MERCER COUNTY —
Sitting squarely in the middle of the “gas action,” Mercer County is seeing significant interest from companies looking to build along interstates 79 and 80, as well as U.S. Route 19, according to Mercer County Commissioner Matt McConnell.
Without releasing the names of interested companies, McConnell said all the key players, including Mercer County Industrial Development Authority and Penn Northwest Development Corp., along with county and township officials and representatives from utility companies have all been fielding inquiries.
Along with the convenience of the interstates, the availability of locally welled gas also makes the county attractive, McConnell said, because companies wouldn’t have to pay to transport gas.
Those businesses that have expressed an interest are gas-related industries, distribution companies and other manufacturers whose product involves the use of natural gas, he added.
Randy Seitz, president of Penn Northwest, said many of the businesses checking out the county are doing so for a number of reasons, in particular the location and the availability of gas, but also the tax incentives, workforce and quality of life.
“To have access to a large quantity of gas, for a long time and at a low cost makes us a very attractive place,” Seitz said.
Additionally, a new law that limits the number of hours a trucker can drive before having to stop and rest often makes the county part of an ideal route for many businesses, he said.
“There’s been a lot of lead generation and inquires and that is some good news for us,” said Commissioner Chairman John Lechner, who added he’s impressed with the teamwork among the agencies.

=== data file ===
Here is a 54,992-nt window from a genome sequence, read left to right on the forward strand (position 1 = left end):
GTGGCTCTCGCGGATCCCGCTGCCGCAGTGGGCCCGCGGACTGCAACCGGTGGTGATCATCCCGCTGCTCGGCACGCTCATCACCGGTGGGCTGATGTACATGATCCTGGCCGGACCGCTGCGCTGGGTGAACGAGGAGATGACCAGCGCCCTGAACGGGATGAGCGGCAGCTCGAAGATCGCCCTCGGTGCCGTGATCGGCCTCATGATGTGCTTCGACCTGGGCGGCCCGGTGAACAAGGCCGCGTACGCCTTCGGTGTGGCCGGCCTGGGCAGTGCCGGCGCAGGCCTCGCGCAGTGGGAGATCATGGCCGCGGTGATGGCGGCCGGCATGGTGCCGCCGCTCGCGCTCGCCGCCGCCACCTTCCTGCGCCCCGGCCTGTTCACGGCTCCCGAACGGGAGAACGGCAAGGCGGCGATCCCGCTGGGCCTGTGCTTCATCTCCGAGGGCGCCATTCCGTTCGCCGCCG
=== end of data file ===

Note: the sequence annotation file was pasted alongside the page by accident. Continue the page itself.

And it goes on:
“It’s working. Working like it should and in a way that I haven’t seen it work before. This started as a corridor study but it has really gone beyond that,” he said.
Lechner also said he was excited that the interest would lead to “good manufacturing jobs.”
He also mentioned eight to 10 potential developments at Grove City Premium Outlets that include a hotel and additional stores.
“There’s really some good stuff going on. I know we hear about companies moving out, but we have business moving in, too,” Lechner said.
Seitz said the county’s unemployment rate is the lowest it has been in eight years and he credits collaboration among the various agencies.
“The old way of doing things may have been secretive, talking just to a handful of people. Not anymore. I want us to be as transparent as possible. There’s no way we can convince a large number of businesses to move here by ourselves,” he said.
Currently, he said, talks are ongoing with a $16 billion-a-year company interested in moving to Mercer County.
And while all the interest is exciting, he said, the county still lacks some essential infrastructure. “Jamestown, for example, needs sewers. And while sewers are coming to the Interstate 80 and Route 19 interchange in 2016 that’s great, but we could’ve used them yesterday. We’re seeing tremendous growth out by the outlet mall, but water and sewer service is not keeping pace. We have 10 companies that could land out there if we have the infrastructure in place.”
‘Make it in Mercer County’ by the numbers
Months since this year’s marketing campaign began
Leads on business opportunities
Proposals sent out by Penn Northwest Development
Site visits to Mercer County by interested developers
Companies that have committed to locating in Mercer County
Number of volunteers used by Penn Northwest to attract Noise Solutions Inc. to Sharon
Source: Penn Northwest Development Corp.